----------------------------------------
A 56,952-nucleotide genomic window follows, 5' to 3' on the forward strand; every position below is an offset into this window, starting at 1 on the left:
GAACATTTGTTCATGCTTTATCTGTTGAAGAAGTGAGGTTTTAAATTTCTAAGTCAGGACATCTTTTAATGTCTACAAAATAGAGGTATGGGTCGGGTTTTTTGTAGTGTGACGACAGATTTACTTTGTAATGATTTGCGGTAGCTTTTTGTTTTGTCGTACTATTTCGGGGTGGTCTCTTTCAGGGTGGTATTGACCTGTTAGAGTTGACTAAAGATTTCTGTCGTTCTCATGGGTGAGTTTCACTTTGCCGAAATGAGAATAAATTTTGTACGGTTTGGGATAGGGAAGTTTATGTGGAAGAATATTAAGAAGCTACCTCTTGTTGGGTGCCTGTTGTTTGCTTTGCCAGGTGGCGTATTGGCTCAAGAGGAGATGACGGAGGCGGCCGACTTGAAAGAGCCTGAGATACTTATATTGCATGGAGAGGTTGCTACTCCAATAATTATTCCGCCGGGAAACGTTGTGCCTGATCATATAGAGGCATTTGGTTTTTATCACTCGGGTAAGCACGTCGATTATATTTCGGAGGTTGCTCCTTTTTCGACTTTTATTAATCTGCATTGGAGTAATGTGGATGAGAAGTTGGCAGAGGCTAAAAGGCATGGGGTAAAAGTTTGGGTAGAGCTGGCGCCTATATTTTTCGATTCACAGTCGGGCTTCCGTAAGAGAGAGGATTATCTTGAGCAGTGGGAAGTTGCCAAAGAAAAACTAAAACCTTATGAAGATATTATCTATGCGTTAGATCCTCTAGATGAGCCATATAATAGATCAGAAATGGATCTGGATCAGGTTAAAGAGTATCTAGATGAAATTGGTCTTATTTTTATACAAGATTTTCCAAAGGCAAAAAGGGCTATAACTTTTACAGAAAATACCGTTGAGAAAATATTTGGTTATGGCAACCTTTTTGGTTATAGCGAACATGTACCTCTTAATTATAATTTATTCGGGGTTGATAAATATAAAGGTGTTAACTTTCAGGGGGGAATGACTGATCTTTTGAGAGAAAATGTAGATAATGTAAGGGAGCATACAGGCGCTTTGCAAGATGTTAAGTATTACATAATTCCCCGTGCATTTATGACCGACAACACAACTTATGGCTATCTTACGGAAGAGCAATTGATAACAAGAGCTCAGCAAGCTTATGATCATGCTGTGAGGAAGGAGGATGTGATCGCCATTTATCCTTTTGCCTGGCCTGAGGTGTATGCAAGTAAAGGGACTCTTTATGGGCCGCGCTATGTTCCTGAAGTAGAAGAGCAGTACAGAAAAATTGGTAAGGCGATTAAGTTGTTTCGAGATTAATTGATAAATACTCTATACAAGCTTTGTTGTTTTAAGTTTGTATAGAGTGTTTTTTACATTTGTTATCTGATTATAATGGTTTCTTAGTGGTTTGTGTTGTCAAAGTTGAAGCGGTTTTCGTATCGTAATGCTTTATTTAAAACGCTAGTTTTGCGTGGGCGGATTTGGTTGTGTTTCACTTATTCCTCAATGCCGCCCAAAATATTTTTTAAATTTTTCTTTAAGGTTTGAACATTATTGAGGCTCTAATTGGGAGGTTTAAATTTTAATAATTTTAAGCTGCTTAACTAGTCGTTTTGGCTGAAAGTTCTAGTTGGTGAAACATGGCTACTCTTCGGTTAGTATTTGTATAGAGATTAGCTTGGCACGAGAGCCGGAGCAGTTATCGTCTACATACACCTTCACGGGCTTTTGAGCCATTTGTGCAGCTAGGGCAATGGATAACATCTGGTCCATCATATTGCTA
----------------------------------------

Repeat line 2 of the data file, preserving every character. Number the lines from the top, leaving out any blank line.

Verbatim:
GAACATTTGTTCATGCTTTATCTGTTGAAGAAGTGAGGTTTTAAATTTCTAAGTCAGGACATCTTTTAATGTCTACAAAATAGAGGTATGGGTCGGGTTTTTTGTAGTGTGACGACAGATTTACTTTGTAATGATTTGCGGTAGCTTTTTGTTTTGTCGTACTATTTCGGGGTGGTCTCTTTCAGGGTGGTATTGACCTGTTAGAGTTGACTAAAGATTTCTGTCGTTCTCATGGGTGAGTTTCACTTTGCCGAAATGAGAATAAATTTTGTACGGTTTGGGATAGGGAAGTTTATGTGGAAGAATATTAAGAAGCTACCTCTTGTTGGGTGCCTGTTGTTTGCTTTGCCAGGTGGCGTATTGGCTCAAGAGGAGATGACGGAGGCGGCCGACTTGAAAGAGCCTGAGATACTTATATTGCATGGAGAGGTTGCTACTCCAATAATTATTCCGCCGGGAAACGTTGTGCCTGATCATATAGAGGCATTTGGTTTTTATCACTCGGGTAAGCACGTCGATTATATTTCGGAGGTTGCTCCTTTTTCGACTTTTATTAATCTGCATTGGAGTAATGTGGATGAGAAGTTGGCAGAGGCTAAAAGGCATGGGGTAAAAGTTTGGGTAGAGCTGGCGCCTATATTTTTCGATTCACAGTCGGGCTTCCGTAAGAGAGAGGATTATCTTGAGCAGTGGGAAGTTGCCAAAGAAAAACTAAAACCTTATGAAGATATTATCTATGCGTTAGATCCTCTAGATGAGCCATATAATAGATCAGAAATGGATCTGGATCAGGTTAAAGAGTATCTAGATGAAATTGGTCTTATTTTTATACAAGATTTTCCAAAGGCAAAAAGGGCTATAACTTTTACAGAAAATACCGTTGAGAAAATATTTGGTTATGGCAACCTTTTTGGTTATAGCGAACATGTACCTCTTAATTATAATTTATTCGGGGTTGATAAATATAAAGGTGTTAACTTTCAGGGGGGAATGACTGATCTTTTGAGAGAAAATGTAGATAATGTAAGGGAGCATACAGGCGCTTTGCAAGATGTTAAGTATTACATAATTCCCCGTGCATTTATGACCGACAACACAACTTATGGCTATCTTACGGAAGAGCAATTGATAACAAGAGCTCAGCAAGCTTATGATCATGCTGTGAGGAAGGAGGATGTGATCGCCATTTATCCTTTTGCCTGGCCTGAGGTGTATGCAAGTAAAGGGACTCTTTATGGGCCGCGCTATGTTCCTGAAGTAGAAGAGCAGTACAGAAAAATTGGTAAGGCGATTAAGTTGTTTCGAGATTAATTGATAAATACTCTATACAAGCTTTGTTGTTTTAAGTTTGTATAGAGTGTTTTTTACATTTGTTATCTGATTATAATGGTTTCTTAGTGGTTTGTGTTGTCAAAGTTGAAGCGGTTTTCGTATCGTAATGCTTTATTTAAAACGCTAGTTTTGCGTGGGCGGATTTGGTTGTGTTTCACTTATTCCTCAATGCCGCCCAAAATATTTTTTAAATTTTTCTTTAAGGTTTGAACATTATTGAGGCTCTAATTGGGAGGTTTAAATTTTAATAATTTTAAGCTGCTTAACTAGTCGTTTTGGCTGAAAGTTCTAGTTGGTGAAACATGGCTACTCTTCGGTTAGTATTTGTATAGAGATTAGCTTGGCACGAGAGCCGGAGCAGTTATCGTCTACATACACCTTCACGGGCTTTTGAGCCATTTGTGCAGCTAGGGCAATGGATAACATCTGGTCCATCATATTGCTA